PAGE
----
Wednesday, February 13, 2013

Identity Thief

The true identity of the misbegotten, woefully familiar Identity Thief can be scavenged through the pits of the countless formula-based, high concept, comic-action hybrids, all of which grace the silver screen with the same pre-packaged, market-tested bland sheen.  Presented as a novel concept, pitched to our post-recession paranoia and filtered through the naughty, but secretly sweet stew that comprise contemporary R-rated comedies, Identity Thief is perked by the presence of game playing leading players thoroughly capable of more.  Add in some needless violence and a few too many half-baked subplots and viola-- the ingredients for a successful comedy filmmaking venture.  All this being said, Identity Thief, a junky, high calorie derivative was, naturally, bound for the opening weekend riches it received.  It's a shame, naturally, that the film is just another cog in the assembly line of tired and listless movies that, even within the grace of good natured tomfoolery and waning attention spans, grows into a grating, irritating production as it prods to a silly and manufactured happy conclusion.  Directed with the spark of a by-the-numbers sitcom by Seth Gordon, he of Horrible Bosses and Four Christmases fame, and written as a series of interminable ab-libs by Craig Mazin, there's but one saving grace to the nearly identity-less Identity Thief and by extension the suckered audience.  That is the presence of Melissa McCarthy, who is a performance of sheer conviction and endless energy, strives to bobby-pin the shackles of lazy, formulaic comedy.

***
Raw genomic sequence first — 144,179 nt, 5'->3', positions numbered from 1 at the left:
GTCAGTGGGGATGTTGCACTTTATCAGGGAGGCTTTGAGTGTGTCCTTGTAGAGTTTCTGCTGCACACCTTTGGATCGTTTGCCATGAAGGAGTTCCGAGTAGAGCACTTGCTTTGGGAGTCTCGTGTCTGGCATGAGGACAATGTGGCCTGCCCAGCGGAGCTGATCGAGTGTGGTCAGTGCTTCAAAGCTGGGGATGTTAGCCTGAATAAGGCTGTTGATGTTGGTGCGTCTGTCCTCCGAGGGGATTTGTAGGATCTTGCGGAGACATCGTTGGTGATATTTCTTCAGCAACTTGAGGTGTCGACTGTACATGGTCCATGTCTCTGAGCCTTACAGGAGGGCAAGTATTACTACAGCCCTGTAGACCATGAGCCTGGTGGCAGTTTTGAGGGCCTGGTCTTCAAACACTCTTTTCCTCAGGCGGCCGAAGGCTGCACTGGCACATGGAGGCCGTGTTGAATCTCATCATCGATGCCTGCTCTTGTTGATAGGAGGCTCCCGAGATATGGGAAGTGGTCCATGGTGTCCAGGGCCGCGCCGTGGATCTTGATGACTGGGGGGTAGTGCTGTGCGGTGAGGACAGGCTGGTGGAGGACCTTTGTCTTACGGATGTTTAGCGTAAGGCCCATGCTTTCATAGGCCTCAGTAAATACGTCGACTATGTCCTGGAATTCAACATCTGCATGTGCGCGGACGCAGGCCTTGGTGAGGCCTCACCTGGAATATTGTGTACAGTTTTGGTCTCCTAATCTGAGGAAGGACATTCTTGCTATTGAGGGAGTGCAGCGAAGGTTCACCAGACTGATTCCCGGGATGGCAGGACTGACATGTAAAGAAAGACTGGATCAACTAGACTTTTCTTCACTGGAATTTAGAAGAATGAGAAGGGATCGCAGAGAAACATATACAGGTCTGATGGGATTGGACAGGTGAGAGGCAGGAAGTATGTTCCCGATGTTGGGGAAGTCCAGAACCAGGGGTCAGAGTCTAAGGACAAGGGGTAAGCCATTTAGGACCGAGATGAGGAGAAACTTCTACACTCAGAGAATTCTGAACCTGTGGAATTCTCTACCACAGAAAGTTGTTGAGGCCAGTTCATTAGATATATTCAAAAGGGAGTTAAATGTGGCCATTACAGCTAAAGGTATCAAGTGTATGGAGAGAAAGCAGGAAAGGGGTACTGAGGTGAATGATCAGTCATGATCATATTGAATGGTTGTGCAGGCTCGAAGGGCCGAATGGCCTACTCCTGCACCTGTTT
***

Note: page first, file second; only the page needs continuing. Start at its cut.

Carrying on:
As with Bridesmaids, for which the inventive, to the rafters comedienne earned an Academy Award nomination for, McCarthy proves an invaluable resource for providing new shadings to bare-boned characters that in many regards are simply there for lowest common denominator pratfalls.  Her off-kilter line readings segue the normal rat-a-tat mechanics of mainstream jokes and her expression, weirdly and wildly out there bent of physical and economical comedy generously offers an outlet to laugh at the overweight woman because she is allowing out, and in full control of her massive comedic gifts.  Her intuitive, will-do-anything-for-a-laugh is the best asset to the murky and distracted Identity Thief in that she steals everything but the camera itself and throws everything into it.  It's unfortunate the filmmakers don't particularly pay too much attention to her comedic gifts, instead relegating her character into an ugly specimen of cheap jokes.  However, and not for nothing despite the nonsense that hinges the loosely-petered out sequences that ultimately culminate this film, McCarthy does at the very least, try to stitch together a portrait of a woman trying for nil to be the life of the party, the hostess with the mostess so to speak, belying a more somber, sensitive piece of the puzzle as a character forever an outsider, outcast and judged before anything else by appearance.